The move toward both more systems and larger systems requires more teams and more developers, which leads to difficulties getting everyone rowing the boat in the same direction. When I say teams in this article, I don't just mean a development team within a company. I also mean the team developing the toolsets and platforms and those consuming what the team is building. We must work with teams both inside and outside our walls. This complexity can be mitigated by better collaboration.

The collaboration problem isn't unique to the software industry, and we're getting better at meeting these challenges, but the trends aren't going to slow down or reverse themselves.

The biggest drivers of complexity, in my experience, and those we can do the most about, are last two I mentioned. The faster delivery of new ideas and the ever-expanding set of opinions have, ironically, sprung from our own attempts to solve complexity issues and to make things easier. Today, everyone who solves an obstacle to coding productivity can publish and promote that solution. The solutions are often quite good and are easy to find on the Internet by anyone having a similar problem. However, sometimes the solution becomes widely accepted and is thought of as the “right way” to code.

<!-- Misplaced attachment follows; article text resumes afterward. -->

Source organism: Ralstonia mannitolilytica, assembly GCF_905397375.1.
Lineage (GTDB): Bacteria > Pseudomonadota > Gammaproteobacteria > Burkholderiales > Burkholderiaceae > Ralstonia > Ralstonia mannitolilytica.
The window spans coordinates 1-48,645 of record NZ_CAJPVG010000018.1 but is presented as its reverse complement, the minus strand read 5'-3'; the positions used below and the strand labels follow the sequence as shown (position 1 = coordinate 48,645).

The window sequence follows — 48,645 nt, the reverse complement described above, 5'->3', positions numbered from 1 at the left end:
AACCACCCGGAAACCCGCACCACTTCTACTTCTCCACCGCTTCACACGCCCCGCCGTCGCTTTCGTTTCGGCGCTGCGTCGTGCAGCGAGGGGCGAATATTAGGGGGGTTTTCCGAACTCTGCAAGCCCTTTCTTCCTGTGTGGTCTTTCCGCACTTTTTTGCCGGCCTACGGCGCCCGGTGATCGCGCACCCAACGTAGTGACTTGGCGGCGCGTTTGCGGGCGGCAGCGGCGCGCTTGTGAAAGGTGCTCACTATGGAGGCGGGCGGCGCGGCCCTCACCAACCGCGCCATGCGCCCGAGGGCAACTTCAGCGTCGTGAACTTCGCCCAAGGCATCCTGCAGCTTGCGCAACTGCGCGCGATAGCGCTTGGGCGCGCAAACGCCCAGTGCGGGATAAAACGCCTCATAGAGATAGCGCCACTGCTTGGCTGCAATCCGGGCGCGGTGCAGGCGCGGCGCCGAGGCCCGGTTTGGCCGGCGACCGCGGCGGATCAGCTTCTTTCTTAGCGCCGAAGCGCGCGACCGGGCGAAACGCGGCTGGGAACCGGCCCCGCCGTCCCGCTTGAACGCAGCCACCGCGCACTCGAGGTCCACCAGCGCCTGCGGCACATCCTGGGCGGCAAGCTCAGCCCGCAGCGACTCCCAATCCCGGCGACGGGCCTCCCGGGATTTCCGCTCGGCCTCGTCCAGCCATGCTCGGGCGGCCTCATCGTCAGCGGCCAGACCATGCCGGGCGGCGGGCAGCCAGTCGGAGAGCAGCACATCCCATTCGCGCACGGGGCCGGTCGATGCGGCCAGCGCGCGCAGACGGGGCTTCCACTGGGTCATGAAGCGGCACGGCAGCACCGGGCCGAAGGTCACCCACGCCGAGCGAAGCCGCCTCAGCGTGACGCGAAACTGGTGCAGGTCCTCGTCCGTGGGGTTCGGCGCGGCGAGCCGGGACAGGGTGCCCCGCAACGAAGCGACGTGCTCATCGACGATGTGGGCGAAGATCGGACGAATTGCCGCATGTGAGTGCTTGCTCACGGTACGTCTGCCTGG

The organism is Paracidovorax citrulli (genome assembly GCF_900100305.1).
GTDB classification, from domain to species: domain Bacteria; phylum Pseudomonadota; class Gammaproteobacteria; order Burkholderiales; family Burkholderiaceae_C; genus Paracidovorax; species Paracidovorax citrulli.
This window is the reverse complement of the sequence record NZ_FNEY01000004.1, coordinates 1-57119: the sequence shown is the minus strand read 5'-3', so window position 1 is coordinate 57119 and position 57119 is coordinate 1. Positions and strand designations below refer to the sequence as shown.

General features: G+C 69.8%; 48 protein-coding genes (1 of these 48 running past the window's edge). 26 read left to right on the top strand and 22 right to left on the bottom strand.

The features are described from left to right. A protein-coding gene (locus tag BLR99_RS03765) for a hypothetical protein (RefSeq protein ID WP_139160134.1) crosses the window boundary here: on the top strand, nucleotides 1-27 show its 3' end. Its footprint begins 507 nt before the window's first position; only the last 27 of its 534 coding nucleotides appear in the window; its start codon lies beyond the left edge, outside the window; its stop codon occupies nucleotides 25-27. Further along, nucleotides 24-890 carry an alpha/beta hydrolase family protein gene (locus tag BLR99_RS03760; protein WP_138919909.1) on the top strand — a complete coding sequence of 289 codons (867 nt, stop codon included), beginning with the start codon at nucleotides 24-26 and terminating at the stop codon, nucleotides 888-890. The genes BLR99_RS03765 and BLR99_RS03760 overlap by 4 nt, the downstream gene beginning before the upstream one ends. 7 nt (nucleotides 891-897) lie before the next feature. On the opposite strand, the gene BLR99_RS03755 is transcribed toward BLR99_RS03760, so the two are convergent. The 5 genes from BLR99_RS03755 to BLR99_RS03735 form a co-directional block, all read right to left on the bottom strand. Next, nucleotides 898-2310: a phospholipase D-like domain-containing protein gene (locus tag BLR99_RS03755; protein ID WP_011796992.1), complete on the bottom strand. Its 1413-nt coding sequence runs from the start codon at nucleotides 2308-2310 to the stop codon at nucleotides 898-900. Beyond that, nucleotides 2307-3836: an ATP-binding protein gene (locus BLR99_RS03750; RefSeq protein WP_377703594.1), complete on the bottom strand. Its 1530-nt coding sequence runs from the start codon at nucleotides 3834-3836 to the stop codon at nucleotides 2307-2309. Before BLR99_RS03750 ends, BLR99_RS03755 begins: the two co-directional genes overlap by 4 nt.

What our industry lacks is a good way to tell if a particular solution even applies to a project. We sometimes adopt things like SOLID principles, microservices, containers, Domain Driven Design, and container orchestration because they're considered “good” or they're thought of as a way to future-proof our solution, when in fact, they are often solutions to problems we don't have. In those cases, we're only adding complexity by adopting them.

How, then, can we be better at using the right tools at the right time? There's no magic solution, only hard work, careful reflection, and creativity. Let's examine the problem.

How to Solve the Problem of Complexity